Up
# module Sequence

: sig

A sequence of elements that can be produced one at a time, on demand, normally with no sharing.

The elements are computed on demand, possibly repeating work if they are demanded multiple times. A sequence can be built by unfolding from some initial state, which will in practice often be other containers.

Most functions constructing a sequence will not immediately compute any elements of the sequence. These functions will always return in O(1), but traversing the resulting sequence may be more expensive. The most they will do immediately is generate a new internal state and a new step function.

Functions that transform existing sequences sometimes have to reconstruct some suffix
of the input sequence, even if it is unmodified. For example, calling `drop 1`

will
return a sequence with a slightly larger state and whose elements all cost slightly
more to traverse. Because this is sometimes undesirable (for example, applying ```
drop
1
```

n times will cost O(n) per element traversed in the result), there are also more
eager versions of many functions (whose names are suffixed with `_eagerly`

) that do
more work up front. A function has the `_eagerly`

suffix iff it matches both of these
conditions:

It might consume an element from an input `t`

before returning.

It only returns a `t`

(not paired with something else, not wrapped in an `option`

,
etc.). If it returns anything other than a `t`

and it has at least one `t`

input,
it's probably demanding elements from the input `t`

anyway.

Only `*_exn`

functions can raise exceptions, except if the function underlying the
sequence (the `f`

passed to `unfold`

) raises, in which case the exception will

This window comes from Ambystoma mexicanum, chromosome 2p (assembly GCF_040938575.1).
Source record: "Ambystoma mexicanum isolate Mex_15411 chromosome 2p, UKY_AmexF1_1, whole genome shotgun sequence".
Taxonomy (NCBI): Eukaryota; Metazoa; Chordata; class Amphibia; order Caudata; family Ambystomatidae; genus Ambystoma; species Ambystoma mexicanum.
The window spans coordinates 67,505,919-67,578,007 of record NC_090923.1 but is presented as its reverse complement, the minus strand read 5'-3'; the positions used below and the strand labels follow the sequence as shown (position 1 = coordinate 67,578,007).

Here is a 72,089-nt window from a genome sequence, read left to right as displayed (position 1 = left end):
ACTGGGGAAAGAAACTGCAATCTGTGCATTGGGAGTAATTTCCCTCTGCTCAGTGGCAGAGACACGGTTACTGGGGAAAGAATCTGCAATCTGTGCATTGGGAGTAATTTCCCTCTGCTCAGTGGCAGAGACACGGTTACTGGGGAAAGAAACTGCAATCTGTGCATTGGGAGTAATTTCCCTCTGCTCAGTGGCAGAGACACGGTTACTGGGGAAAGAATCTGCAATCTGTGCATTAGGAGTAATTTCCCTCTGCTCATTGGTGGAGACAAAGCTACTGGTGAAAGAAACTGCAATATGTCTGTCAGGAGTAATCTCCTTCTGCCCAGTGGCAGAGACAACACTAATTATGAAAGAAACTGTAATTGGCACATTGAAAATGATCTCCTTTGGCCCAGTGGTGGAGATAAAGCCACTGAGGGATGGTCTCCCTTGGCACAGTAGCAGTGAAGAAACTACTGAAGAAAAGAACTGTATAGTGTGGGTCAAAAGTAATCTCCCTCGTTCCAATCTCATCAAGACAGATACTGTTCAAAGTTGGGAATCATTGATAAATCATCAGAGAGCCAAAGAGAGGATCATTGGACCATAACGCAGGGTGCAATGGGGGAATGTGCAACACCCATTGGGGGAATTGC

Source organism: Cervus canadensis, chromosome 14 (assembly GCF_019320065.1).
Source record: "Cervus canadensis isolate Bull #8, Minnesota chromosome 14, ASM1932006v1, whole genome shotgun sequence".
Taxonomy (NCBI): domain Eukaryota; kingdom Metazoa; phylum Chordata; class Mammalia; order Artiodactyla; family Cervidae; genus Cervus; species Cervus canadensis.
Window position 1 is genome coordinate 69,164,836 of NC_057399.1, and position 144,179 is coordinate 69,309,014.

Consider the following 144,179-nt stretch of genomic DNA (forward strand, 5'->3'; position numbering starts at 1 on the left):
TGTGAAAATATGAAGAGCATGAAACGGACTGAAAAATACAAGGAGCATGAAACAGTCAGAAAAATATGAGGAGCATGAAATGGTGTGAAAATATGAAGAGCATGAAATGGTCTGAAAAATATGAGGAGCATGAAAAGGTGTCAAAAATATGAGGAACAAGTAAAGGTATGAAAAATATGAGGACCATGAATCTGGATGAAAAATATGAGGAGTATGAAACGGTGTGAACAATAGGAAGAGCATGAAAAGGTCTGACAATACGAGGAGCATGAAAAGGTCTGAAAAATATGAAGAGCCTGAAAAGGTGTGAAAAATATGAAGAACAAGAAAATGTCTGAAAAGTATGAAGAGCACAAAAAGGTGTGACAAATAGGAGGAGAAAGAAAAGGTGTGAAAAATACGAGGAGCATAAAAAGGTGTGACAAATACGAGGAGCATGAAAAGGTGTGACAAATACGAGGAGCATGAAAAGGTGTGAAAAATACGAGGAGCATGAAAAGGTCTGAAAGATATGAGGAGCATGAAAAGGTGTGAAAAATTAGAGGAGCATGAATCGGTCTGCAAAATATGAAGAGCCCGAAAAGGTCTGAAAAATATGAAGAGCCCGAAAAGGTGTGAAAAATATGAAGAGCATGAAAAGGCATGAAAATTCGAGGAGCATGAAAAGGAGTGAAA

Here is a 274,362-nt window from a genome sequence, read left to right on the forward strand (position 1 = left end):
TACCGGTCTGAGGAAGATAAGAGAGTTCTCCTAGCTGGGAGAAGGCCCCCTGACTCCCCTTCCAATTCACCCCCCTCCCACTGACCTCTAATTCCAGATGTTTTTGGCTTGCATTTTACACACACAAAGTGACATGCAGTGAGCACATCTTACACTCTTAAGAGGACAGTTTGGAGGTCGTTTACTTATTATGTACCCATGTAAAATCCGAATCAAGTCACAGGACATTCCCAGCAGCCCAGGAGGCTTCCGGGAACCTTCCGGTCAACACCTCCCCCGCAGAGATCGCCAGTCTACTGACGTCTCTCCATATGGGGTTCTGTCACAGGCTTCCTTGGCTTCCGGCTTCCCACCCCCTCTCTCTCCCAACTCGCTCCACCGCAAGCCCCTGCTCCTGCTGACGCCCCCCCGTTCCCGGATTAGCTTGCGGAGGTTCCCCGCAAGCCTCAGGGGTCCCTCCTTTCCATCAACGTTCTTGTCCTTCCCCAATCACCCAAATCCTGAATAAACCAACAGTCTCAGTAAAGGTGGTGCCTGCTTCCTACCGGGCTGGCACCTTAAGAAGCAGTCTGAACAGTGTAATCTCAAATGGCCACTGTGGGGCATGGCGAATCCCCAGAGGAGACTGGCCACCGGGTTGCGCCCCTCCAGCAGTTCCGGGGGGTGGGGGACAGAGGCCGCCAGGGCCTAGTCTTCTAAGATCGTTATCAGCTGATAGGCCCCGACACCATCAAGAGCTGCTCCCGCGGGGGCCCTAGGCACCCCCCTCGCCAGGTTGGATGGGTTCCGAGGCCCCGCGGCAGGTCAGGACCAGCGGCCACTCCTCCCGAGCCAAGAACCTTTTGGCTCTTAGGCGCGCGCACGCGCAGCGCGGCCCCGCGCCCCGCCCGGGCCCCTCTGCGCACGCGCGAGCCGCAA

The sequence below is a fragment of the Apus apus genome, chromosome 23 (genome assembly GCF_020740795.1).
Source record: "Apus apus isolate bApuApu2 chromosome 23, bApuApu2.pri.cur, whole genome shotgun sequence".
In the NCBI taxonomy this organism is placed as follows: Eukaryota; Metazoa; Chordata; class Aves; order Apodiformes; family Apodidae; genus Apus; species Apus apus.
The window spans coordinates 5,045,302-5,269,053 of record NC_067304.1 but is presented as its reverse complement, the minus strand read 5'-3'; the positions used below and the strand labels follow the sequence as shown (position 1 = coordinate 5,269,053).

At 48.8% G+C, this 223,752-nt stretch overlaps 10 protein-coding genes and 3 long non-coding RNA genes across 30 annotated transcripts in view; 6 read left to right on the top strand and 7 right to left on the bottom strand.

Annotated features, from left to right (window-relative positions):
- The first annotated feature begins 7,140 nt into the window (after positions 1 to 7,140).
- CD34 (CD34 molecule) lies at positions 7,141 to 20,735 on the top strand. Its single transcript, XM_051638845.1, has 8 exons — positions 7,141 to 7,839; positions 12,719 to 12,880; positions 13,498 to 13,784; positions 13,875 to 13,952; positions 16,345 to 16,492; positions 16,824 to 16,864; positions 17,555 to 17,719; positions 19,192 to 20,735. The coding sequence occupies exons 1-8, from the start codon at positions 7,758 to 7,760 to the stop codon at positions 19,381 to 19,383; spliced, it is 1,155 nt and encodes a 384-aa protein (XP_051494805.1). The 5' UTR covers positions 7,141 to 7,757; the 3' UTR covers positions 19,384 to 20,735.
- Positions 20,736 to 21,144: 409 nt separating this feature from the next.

cascade.

#

type +'a t

#

module Step : sig

A `Step`

describes the next step of the sequence construction. `Done`

indicates the
sequence is finished. `Skip`

indicates the sequence continues with another state
without producing the next element yet. `Yield`

outputs an element and introduces a
new state.

Modifying `'s`

doesn't violate any *internal* invariants, but it may violate some
undocumented expectations. For example, one might expect that producing an element
from the same point in the sequence would always give the same value, but if the state
can mutate, that is not so.

end

#

val unfold : init:'s -> f:('s -> ('a * 's) option) -> 'a t

`unfold ~init f`

is a simplified version of `unfold_step`

that does not allow
`Skip`

.

#

val find_exn : 'a t -> f:('a -> bool) -> 'a

`find_exn t ~f`

returns the first element of `t`

that satisfies `f`

. It raises if
there is no such element.

#

val zip : 'a t -> 'b t -> ('a * 'b) t

Transforms a pair of sequences into a sequence of pairs. The length of the returned sequence is the length of the shorter input. The remaining elements of the longer input are discarded.

WARNING: Unlike `List.zip`

, this will not error out if the two input sequences are of
different lengths, because `zip`

may have already returned some elements by the time
this becomes apparent.

#

val iteri : 'a t -> f:(int -> 'a -> unit) -> unit

`iteri`

is just like `iter`

, but it also passes in the index of each element to
`f`

.

#

val foldi : 'a t -> f:(int -> 'b -> 'a -> 'b) -> init:'b -> 'b

`foldi`

is just like `fold`

, but it also passes in the index of each element to
`f`

.

#

val reduce_exn : 'a t -> f:('a -> 'a -> 'a) -> 'a

`reduce_exn f [a1; ...; an]`

is `f (... (f (f a1 a2) a3) ...) an`

. It fails on the
empty sequence.

#

val find_consecutive_duplicate : 'a t -> equal:('a -> 'a -> bool) -> ('a * 'a) option

`find_consecutive_duplicate t ~equal`

returns the first pair of consecutive elements
`(a1, a2)`

in `t`

such that `equal a1 a2`